μοι, ‘I pray you.’
 ὑπό, ‘during.’
 χόλῳ, ‘on gall’ (Attic “χολῇ”), instead of milk, is the traditional interpretation; but “χόλος” has its usual meaning in l. 206, and possibly here too. T. L. Agar (Classical Review, vol. xiii, p. 43) says: “‘In wrath’ is all that “χόλῳ” need imply. The child is supposed to inherit the mood of the mother at the time she suckles it.”πέφανται, cf. note on B 122.
 ἔνθα, ‘therefore.’τις, ‘every man,’ as often.
 νευόντων, ‘as the warriors nodded.’
 τετυγμένον, ‘well wrought.’
 Hurried on by his quick imagination the poet does not trouble himself about strictly logical expression at this point.ὅτι μή, ‘except.’
 Achilles prays to the great god of his own far distant land. The oracle of Zeus at Dodona is referred to in the Odyssey (Od. 14.327, Od. 19.296) as a place where his counsel is learned from a high-leafed oak; that is, from the sounds given by the rustling leaves. Its antiquity is mentioned by Herodotus (II, 52), who says that the oracle of Dodona was regarded as the oldest among the Greeks.ἄνα, vocative of “ἄναξ”.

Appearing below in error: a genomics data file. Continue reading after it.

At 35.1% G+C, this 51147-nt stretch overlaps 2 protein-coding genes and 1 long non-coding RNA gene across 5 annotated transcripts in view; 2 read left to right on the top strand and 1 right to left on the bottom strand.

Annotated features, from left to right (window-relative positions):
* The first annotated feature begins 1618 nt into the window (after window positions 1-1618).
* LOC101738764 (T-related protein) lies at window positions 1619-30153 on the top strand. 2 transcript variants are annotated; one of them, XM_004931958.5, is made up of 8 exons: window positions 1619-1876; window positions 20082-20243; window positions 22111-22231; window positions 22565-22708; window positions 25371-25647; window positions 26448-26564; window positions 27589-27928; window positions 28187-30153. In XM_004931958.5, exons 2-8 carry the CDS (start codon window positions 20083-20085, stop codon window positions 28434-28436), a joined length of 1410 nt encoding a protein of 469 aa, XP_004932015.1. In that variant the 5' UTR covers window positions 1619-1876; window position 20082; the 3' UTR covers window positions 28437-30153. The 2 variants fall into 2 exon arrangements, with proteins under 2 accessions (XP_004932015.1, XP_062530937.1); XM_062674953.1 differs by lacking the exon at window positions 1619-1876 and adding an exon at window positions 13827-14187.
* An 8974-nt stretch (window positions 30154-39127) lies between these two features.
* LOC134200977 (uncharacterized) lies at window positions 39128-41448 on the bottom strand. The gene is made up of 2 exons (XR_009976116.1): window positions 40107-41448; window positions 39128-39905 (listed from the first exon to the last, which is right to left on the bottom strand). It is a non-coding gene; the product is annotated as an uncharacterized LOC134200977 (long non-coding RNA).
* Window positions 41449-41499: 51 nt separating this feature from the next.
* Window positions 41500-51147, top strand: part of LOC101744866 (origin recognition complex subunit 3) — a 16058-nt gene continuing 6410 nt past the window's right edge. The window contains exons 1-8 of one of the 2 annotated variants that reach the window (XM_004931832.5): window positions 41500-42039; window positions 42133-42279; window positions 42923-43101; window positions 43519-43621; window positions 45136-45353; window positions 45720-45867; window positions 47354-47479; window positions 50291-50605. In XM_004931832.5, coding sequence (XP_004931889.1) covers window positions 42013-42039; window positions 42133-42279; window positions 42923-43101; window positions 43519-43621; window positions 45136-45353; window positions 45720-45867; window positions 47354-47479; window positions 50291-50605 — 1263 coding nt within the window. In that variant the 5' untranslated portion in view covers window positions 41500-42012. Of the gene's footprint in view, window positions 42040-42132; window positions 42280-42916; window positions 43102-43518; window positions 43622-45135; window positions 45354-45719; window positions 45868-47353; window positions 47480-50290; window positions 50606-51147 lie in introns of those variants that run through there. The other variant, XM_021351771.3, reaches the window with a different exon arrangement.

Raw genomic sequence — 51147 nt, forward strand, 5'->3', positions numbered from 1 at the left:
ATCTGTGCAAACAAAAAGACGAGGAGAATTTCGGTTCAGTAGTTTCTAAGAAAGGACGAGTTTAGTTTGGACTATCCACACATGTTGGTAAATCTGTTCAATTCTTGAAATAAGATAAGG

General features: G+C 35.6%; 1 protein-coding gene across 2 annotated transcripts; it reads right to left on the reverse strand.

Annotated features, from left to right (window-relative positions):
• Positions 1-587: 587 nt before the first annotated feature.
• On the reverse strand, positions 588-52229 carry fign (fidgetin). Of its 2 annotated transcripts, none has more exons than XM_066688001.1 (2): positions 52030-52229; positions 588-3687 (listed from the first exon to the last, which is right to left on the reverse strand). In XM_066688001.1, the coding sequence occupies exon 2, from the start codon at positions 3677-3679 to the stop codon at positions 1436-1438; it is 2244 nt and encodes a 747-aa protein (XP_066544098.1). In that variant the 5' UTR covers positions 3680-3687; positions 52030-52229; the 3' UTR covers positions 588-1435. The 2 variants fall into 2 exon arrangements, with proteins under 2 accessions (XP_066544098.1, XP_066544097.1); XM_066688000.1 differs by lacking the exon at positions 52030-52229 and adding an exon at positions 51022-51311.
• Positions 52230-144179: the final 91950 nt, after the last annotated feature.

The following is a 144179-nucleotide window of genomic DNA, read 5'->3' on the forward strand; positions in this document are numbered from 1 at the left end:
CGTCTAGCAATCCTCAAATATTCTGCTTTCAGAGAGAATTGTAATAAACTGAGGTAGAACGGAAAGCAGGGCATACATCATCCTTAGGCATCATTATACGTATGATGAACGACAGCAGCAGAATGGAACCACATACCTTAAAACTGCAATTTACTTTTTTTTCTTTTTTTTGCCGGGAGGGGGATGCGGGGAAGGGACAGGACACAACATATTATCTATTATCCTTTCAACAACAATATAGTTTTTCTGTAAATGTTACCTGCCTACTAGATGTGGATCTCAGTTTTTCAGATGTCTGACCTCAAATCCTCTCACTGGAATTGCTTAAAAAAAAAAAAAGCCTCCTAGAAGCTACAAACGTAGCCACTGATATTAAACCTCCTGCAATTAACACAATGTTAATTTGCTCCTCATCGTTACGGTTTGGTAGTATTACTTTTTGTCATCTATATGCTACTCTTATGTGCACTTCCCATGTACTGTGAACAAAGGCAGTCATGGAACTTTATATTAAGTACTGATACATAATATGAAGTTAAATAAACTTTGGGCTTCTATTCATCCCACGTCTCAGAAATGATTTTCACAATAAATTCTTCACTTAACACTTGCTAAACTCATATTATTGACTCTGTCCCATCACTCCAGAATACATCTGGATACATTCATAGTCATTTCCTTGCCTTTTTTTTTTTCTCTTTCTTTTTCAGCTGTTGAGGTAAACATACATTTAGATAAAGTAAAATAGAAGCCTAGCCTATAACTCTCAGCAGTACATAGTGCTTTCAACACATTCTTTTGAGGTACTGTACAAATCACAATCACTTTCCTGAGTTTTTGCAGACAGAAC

ἀνιπτόποδες, χαμαιεῦναι. “The Selli at Dodona were “χαμαιεῦναι”, i. e. abstained from sleeping in a bed, probably for the reason that the bed would become too holy for anyone else to occupy afterwards. They were also “ἀνιπτόποδες”, and the priest and priestess of Artemis Hymnia did not wash like other people [Pausanias, viii, 13, 1], doubtless because of the excessive sanctity of their persons, just as the Arabians of old might not wash or anoint the head.”—F. B. Jevons, Introduction to the History of Religion (London and New York, 1896), p. 63; from the chapter on Taboo: its Transmissibility.236-238. Cf. A 453-455. εὐξαμένοιο agrees with the genitive (“ἐμοῦ”) implied in “ἐμόν”.